Sunday, September 06, 2009

Birds with wings claws are still out there...

In my latest book, Little Birdies!, I postulated the re-emergence of wing claws in parrots after a series of experimental mishaps. It turns out that this idea was less of a fictional leap that I had presumed:

"One of the strangest living birds is the hoatzin, which seems to be a link with birds that became extinct millions of years ago, and even shows similarities to the first known bird Archaeopteryx... About the size of a rather slender, upright pheasant, the hoatzin has an untidy crest of feathers, blood-red eyes encircled by bright blue skin, a long neck and long tail feathers. But perhaps the most interesting characteristic is the presence of claws on the wings and these, although useless to the heavy adult bird, are employed by the youngster to clamber among the branches near the nest- just as Archaeopteryx must have done so many millions of years ago.

The main function of the wing claws, it seems, is to assist the young hoatzin in times of crisis. The nest is normally built on branches overhanging water and is thus exposed to the eyes of marauding hawks. It is a rudely constructed platform of short twigs of roughly pencil thickness. If danger threatens, the parents usually abandon the nest for the safety of dense bushes nearby. The chick, left to its own devices, either uses the wing claws to help it clamber through the branches to some inaccessible spot, or dives into the water and emerges farther downstream to clamber back to 'the nest once the danger has passed."

Here's a quick look at the critter...

Perhaps Professors Hans Larsson and Jack Horner should be studying the DNA from the hoatzin rather than that of the chicken; it looks like Mother Nature has done some of their work for them. Though, in fairness, I'm guessing that chicken eggs are generally more available for study then those of the South American, swamp-dwelling hoatzin.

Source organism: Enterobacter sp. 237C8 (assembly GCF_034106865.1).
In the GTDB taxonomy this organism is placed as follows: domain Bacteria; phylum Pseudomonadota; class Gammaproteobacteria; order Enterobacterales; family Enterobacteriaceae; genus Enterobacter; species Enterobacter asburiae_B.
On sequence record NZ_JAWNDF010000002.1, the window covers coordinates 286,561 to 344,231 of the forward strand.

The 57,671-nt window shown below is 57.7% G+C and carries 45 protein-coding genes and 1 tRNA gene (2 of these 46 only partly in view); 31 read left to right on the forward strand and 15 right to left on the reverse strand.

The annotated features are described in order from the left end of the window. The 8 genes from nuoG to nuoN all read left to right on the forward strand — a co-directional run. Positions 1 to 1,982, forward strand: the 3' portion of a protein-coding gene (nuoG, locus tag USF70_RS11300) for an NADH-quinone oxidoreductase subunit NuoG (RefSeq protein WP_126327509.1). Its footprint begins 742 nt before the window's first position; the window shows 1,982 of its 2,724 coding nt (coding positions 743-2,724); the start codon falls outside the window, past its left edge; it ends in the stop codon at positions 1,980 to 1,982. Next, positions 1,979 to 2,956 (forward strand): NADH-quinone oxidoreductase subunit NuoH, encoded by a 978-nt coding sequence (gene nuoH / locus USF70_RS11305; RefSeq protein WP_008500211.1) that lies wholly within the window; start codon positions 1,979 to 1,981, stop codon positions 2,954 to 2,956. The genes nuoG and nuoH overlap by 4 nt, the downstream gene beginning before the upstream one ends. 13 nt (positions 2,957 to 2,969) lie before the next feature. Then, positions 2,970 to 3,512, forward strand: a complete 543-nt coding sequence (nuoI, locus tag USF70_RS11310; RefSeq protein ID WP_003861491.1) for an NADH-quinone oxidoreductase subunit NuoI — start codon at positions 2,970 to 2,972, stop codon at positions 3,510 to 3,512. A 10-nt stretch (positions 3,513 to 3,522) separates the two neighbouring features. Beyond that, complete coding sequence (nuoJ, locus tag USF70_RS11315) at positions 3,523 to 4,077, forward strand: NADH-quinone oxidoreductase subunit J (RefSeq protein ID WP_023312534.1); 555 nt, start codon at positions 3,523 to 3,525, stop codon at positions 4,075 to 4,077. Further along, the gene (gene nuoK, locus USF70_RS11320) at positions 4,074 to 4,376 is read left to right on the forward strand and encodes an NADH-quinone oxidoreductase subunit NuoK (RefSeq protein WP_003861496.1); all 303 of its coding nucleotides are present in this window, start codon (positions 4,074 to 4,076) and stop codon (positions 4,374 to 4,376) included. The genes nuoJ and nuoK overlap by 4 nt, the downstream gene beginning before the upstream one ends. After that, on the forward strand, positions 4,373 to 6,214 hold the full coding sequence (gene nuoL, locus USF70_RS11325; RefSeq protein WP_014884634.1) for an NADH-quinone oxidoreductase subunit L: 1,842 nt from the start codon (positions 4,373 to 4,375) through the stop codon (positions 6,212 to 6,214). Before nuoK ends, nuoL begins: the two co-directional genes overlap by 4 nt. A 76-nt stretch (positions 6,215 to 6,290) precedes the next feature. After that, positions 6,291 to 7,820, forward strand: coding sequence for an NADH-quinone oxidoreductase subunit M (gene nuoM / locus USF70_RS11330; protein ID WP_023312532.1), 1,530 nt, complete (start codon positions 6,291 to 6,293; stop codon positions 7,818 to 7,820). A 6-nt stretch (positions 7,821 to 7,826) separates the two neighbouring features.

Read Adrian Warren's entire, very interesting article here: RELIC OF PREHISTORY?

Update (July 27, 2011) - Here's another nice look at the modern dinobirds:

 More here: Chick uses Wing-Claws to rescue itself from drowning...


Anonymous said...

Actually the distinction between 'bird' and 'dinosaur' is not a scientific one - in fact, birds ARE modern-day living dinosaurs! The dinosaurs themselves were not very different from birds: studies have shown that dinosaur arms bend in ways more alike to a bird wing than the incorrect 'zombie hands' pose we normally think of, some species had lost their teeth in exchange for beaks long before the lineage of true avians, and most species of two-legged meat-eaters, including the infamous Velociraptor, were actually covered in feathers!

Unknown said...

Actually, archeopteryx is not actually the first bird. In fact, it isnt a bird at all, but one hundred percent dinosaur. Its been known for quite some time that it isn't even a direct ancestor of modern avians.

Also, in reference to the comment above, dinosaurs are likely not at all birds. Though the distinction between certain late theropods and primitive birds can be a bit blurred, it doesnt mean that both classes are one and the same. Ive read quite a few different articles on the subject and they are all far too inconsistent to take as fact, as of now.
The fact that theropods had feathers does not nessicarily mean they are birds. Just that they developed feathered before it became an avian trait.
Its similar to reptilian mammal ancestors, who developed things like hair before true mammals developed. It dosnt mean that mammals are reptiles. Mammals are mammals. They just have reptilian ancestry.
I apologise of some of my wording is a bit off. I'm feeling a bit scatter brained today

Anonymous said...

Unkown, what nonsense. No scientist seriously disputes that birds are dinosaurs, and the classification of Archeopteryx shows it was an early bird, and a dinosaur. Your analogy with the reptiles and mammals is bogus. Reptiles aren't even a real group. It is as absurd to suggest birds are not dinosaurs, given the hundreds of shared unique anatomical features not shared with any other group including other theropods, as it would to suggest that bats are not mammals! Bats most certainly are mammals adapted to fly, just as birds are dinosaurs adapted to fly. Your argument is just garbage.